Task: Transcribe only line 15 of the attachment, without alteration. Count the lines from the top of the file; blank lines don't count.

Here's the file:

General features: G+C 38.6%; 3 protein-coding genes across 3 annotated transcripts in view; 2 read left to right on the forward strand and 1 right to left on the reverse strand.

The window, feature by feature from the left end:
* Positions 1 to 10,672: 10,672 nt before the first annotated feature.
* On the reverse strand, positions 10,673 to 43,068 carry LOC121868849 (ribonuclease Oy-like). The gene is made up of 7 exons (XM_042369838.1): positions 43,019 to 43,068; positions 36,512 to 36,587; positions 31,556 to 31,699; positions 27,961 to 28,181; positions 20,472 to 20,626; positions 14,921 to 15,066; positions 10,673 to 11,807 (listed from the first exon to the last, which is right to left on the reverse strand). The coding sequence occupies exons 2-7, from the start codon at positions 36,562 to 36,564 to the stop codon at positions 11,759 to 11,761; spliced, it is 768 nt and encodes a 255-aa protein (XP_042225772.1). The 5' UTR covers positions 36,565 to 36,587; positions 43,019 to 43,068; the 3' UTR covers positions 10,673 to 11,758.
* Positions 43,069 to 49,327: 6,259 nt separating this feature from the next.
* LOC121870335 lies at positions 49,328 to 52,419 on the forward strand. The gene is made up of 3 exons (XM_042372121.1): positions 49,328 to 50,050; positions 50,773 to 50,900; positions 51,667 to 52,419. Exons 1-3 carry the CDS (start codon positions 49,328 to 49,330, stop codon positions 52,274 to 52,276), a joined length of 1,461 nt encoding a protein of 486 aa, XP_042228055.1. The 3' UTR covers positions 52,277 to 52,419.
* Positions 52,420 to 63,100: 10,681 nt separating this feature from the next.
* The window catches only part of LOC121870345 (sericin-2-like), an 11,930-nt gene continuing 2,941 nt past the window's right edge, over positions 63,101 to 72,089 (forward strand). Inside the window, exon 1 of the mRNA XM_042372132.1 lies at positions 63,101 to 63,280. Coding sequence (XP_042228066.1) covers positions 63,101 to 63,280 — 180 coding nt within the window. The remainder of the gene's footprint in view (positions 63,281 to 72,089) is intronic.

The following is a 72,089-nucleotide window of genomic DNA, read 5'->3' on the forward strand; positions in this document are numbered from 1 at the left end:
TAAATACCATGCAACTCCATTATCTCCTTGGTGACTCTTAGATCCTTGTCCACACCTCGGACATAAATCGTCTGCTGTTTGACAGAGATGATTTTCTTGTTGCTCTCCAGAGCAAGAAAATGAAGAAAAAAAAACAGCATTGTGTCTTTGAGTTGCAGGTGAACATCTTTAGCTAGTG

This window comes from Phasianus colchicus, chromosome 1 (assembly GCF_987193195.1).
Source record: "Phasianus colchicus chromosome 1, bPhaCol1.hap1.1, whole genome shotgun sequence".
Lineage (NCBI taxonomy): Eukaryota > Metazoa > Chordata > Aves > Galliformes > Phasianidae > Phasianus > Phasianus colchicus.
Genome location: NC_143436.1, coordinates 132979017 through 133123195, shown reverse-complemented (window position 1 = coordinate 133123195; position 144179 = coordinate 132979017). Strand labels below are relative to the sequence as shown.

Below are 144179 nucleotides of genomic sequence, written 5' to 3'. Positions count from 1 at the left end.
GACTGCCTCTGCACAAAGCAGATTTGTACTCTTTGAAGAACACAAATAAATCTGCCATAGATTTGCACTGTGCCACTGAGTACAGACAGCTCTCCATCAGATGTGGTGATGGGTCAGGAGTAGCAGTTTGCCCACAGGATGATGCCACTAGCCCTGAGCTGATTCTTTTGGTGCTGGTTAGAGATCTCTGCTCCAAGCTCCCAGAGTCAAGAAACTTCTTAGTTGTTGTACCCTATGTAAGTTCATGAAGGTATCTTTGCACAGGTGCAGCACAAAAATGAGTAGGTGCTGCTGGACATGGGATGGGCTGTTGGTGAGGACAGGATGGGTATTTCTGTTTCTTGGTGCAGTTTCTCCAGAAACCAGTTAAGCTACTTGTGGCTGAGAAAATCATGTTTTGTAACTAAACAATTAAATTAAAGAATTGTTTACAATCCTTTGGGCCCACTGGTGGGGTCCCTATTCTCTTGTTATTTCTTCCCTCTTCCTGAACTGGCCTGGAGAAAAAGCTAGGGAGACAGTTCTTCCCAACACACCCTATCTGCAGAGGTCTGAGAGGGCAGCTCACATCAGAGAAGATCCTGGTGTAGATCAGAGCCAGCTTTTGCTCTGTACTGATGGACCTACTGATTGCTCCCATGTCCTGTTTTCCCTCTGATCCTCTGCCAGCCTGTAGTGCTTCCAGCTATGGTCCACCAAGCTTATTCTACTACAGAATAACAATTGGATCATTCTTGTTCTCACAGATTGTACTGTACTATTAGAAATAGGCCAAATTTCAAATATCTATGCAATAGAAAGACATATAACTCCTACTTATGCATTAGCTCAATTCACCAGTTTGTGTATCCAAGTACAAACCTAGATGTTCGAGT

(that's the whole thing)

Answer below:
Below are 144179 nucleotides of genomic sequence, written 5' to 3'. Positions count from 1 at the left end.